"being cheap holds back one's rig FAR more than most think.?" I disagree. The greatest impediments to building an audiophile system have more to do with the audiophile's knowledge, experience, and funds; an audiophile's bank account in this economy is frequently an impediment. I'm confident that knowledge and experience often teaches audiophiles that cable quality matters in music reproduction. The decision to purchase more expensive cables only ocassionaly has to do with being "cheap," but for many it comes down to a choice between buying necessities and buying luxuries. Affordability becomes more important when finances are constricted. $1k (or more) power cords for many that are interested in quality audio are considered a luxury. Millions of people, audiophiles included, who formerly had good salaries are now unemployed or under-employed. Ones unwillingness to spend money on expensive power cords in these times isn't only a matter of being "cheap." I have no doubt there are many audiophiles that are not Fortune 500 executives or doctors making 6 to 7-figure salaries a year. I believe it's more often prudence rather than cheapness that stops many from buying more expensive cables now. Those who don't believe in the importance of cable choices are part of a different discussion.
I think that anyone knowing just a small portion of what is music and electronics would concur to Foster_9 comments.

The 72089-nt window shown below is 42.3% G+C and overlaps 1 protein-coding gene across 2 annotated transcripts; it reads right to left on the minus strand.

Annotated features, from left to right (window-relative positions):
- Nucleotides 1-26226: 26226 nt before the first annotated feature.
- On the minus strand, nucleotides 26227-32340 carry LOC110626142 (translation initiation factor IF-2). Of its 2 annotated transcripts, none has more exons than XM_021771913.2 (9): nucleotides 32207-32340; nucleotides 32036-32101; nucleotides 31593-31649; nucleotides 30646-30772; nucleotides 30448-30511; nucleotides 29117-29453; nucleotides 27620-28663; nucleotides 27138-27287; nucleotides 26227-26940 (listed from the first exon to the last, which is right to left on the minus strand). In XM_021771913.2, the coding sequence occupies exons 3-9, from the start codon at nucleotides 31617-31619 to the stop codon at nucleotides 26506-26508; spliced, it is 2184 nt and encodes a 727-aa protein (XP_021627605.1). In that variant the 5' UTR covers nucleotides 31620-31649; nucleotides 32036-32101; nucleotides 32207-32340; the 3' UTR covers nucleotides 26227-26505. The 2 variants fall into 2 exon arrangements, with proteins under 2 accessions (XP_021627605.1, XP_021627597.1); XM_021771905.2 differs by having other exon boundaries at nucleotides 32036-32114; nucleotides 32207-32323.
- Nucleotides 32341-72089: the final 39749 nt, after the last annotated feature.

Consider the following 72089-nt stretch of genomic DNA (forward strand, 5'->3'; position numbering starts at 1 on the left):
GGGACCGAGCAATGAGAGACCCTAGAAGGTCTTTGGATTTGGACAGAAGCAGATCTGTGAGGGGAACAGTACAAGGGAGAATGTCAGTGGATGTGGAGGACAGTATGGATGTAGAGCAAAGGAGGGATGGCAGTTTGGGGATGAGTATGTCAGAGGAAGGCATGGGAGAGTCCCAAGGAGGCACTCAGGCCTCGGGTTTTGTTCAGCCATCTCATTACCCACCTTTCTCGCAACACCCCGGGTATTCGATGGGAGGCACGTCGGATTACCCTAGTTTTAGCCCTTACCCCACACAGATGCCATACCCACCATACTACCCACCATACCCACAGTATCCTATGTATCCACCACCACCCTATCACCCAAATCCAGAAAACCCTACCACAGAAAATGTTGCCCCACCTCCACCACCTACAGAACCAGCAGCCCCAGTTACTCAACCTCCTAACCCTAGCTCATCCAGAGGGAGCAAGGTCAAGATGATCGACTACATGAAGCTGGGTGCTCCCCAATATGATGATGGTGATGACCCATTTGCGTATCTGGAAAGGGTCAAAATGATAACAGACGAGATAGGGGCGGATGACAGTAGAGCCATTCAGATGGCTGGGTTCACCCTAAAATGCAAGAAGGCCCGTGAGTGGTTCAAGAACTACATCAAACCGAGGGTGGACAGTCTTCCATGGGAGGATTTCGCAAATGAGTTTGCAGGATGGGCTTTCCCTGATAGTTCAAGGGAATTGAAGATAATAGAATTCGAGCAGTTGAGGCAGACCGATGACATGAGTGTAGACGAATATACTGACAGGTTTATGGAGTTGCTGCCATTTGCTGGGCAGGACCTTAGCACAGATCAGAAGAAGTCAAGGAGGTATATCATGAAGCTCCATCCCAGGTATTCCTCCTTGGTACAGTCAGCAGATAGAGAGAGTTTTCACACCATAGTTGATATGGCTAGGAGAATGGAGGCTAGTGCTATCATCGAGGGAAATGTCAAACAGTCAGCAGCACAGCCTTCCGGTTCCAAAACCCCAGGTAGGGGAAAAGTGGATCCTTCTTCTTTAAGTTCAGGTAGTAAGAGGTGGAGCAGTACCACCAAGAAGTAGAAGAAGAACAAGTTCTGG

Is there such a thing as a "cheap" audiophile in this day and age?

Assuming an audiophile is one that will go to any length to achieve good sound, the lengths (financially) that one might go to is greater than ever. Can it be done for less than 6 digits, since that is where one willing to go to any length would find themselves these days?

Given this perspective, I am cheap. I have spent barely over 5 digits on my current collection of gear. Plus I question the value of everything and anything I consider buying. I do not think I could be called an audiophile accordingly.

Does not bother me a bit. Few good things tend to be associated with the term. I much prefer "music lover willing to go the extra mile".

Love this entry from the "audiophile" entry on wikipedia. Kinda sums it up nicely.



There is substantial controversy on the subject of audiophile components; many have asserted that the occasionally high cost produces no measurable improvement in audio reproduction. For example, skeptic James Randi, through his foundation, has offered a prize of $1 million to anyone who can demonstrate that $7,250 audio cables "are any better than ordinary audio cables".[18] In 2008, audio reviewer Michael Fremer attempted to claim the prize, and said that Randi declined the challenge.[19] Randi said that the cable manufacturer Pear was the one who withdrew.[20]

Criticisms usually focus on claims around so-called "tweaks" and accessories beyond the core source, amplification, and speaker products. Examples of these accessories include speaker cables, component interconnects, stones, cones, CD markers, and power cables or conditioners.[21][22]